Academic journal article Indian Journal of Psychiatry

Psychosocial Interventions among Children and Adolescents

Academic journal article Indian Journal of Psychiatry

Psychosocial Interventions among Children and Adolescents

Article excerpt

Byline: Deepak. Jayarajan, Preeti. Jacob

Substance use disorders in children and adolescents are a significant cause of concern as they can have long term implications in practically every sphere. The etiological factors that contribute to substance use disorders are complex and the formulation must amalgamate and synthesize all the different factors including the predisposing, perpetuating, precipitating and protective factors in order to plan management. Interventions must stem from this comprehensive formulation and must be child-focused, multidisciplinary, multisystemic, with strong family participation and community involvement. The treating team must actively collaborate with the young person and help him/her understand the rationale for treatment in order for them to engage in it. Assessment and treatment of comorbidities are an important part of intervention package. Skill training for problem solving, emotional regulation, social skills, and communication are an essential part of the treatment for substance use disorders in adolescents. Relapse prevention strategies, including how to seek help when there is a lapse must be part and parcel of the interventions delivered to the young person. Substance use disorder interventions must be part of a larger plan that addresses other areas of concern in the young person's life. While there are few studies, and so a relatively weak and preliminary evidence base for pharmacotherapeutic interventions, early evidence shows that their combination with psychosocial interventions may have a synergistic effect on substance use reduction. Substance use disorders affect the entire family and the community at large and thus must be treated holistically, but by individualising the treatment to suit the needs of that particular child and family.

Introduction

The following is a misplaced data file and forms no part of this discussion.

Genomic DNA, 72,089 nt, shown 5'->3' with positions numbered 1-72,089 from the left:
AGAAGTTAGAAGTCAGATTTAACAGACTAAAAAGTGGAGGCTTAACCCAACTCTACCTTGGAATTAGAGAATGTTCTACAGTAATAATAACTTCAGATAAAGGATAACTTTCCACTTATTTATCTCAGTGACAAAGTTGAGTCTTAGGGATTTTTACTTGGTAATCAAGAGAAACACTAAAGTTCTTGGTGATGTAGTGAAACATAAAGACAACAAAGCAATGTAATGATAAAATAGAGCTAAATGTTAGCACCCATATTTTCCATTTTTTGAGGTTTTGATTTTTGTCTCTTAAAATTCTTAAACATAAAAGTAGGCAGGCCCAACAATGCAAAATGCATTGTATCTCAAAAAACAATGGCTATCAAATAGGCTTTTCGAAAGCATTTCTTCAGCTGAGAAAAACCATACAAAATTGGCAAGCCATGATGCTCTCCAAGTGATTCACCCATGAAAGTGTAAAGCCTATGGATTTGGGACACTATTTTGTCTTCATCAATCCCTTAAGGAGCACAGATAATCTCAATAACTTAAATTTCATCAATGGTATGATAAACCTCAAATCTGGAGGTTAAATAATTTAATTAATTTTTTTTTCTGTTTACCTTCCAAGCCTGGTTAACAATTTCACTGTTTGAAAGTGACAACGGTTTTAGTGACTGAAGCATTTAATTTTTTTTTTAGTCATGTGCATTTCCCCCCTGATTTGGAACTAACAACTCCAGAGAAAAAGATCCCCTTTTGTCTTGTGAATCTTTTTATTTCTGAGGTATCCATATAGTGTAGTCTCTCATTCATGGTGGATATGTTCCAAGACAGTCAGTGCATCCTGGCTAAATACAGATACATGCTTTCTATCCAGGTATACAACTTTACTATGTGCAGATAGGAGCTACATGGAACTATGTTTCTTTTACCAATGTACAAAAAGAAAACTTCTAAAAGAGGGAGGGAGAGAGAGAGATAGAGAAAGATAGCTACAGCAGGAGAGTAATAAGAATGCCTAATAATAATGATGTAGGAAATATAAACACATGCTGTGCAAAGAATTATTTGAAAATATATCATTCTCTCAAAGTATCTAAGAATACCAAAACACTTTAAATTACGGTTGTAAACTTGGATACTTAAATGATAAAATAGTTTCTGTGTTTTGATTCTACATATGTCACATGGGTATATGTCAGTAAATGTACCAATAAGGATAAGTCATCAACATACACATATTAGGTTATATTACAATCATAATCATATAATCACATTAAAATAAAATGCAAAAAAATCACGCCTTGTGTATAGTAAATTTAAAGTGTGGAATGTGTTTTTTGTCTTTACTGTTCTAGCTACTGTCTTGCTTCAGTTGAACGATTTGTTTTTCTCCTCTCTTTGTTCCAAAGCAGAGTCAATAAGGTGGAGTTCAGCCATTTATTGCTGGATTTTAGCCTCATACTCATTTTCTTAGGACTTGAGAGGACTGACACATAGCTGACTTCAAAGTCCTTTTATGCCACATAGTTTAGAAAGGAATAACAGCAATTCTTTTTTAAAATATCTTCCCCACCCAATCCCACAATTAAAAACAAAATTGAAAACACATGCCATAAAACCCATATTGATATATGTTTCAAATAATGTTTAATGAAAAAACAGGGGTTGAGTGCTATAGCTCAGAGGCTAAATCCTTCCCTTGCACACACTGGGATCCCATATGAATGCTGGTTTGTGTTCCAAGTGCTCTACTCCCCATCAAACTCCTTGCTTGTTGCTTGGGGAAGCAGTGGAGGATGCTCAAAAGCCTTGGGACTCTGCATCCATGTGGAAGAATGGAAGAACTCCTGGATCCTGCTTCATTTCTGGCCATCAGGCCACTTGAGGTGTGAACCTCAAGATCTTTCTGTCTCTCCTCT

Interventions for substance use disorders (SUD) in children and adolescents are often complex as the child/adolescent rarely seeks treatment or help on his/her own. More often than not they are brought by the family with requests from them for the most restrictive kind of treatment available. Due to this coercion, during the initial process of treatment seeking, there is a certain degree of hostility and mistrust, especially from the child/adolescent towards the treating team, right at the beginning of treatment. In order to counter the hostility associated with treatment against their will or without their expressed consent, the treating team must have an empathetic, understanding, respectful, and non-judgmental stance. Apart from this, another aspect that is difficult to navigate is the child's and parents' distinct goals and requirements for treatment. This again is complex, as while the child/adolescent is the primary client, the parent is the guardian and ultimately gives consent for various aspects of treatment. Herein lie issues of confidentiality and the limits of confidentiality that the child/adolescent must be told about at the beginning of treatment such that treatment can be as transparent a process as possible. Ensuring the transparency, confidentiality, and allowing for participatory decision making often times reassures the child/adolescent and they may be more willing to take part in the treatment process. Rapport and relationship building with the child/adolescent and their family is another important area that the clinician needs to keep in mind as the subsequent success of treatment depends on the strength of the therapeutic alliance.[1],[2]

There is no doubt in anyone's mind that adolescents cannot receive the same treatment as adults. The benefit of including the family in the treatment process is also well established.[3] Given that the risk factors for substance use disorders are varied and multi-factorial, any intervention can begin only with a good understanding of the problem behaviour, which includes the substance use history. History must be obtained from the child/adolescent at first in order to foster trust. …

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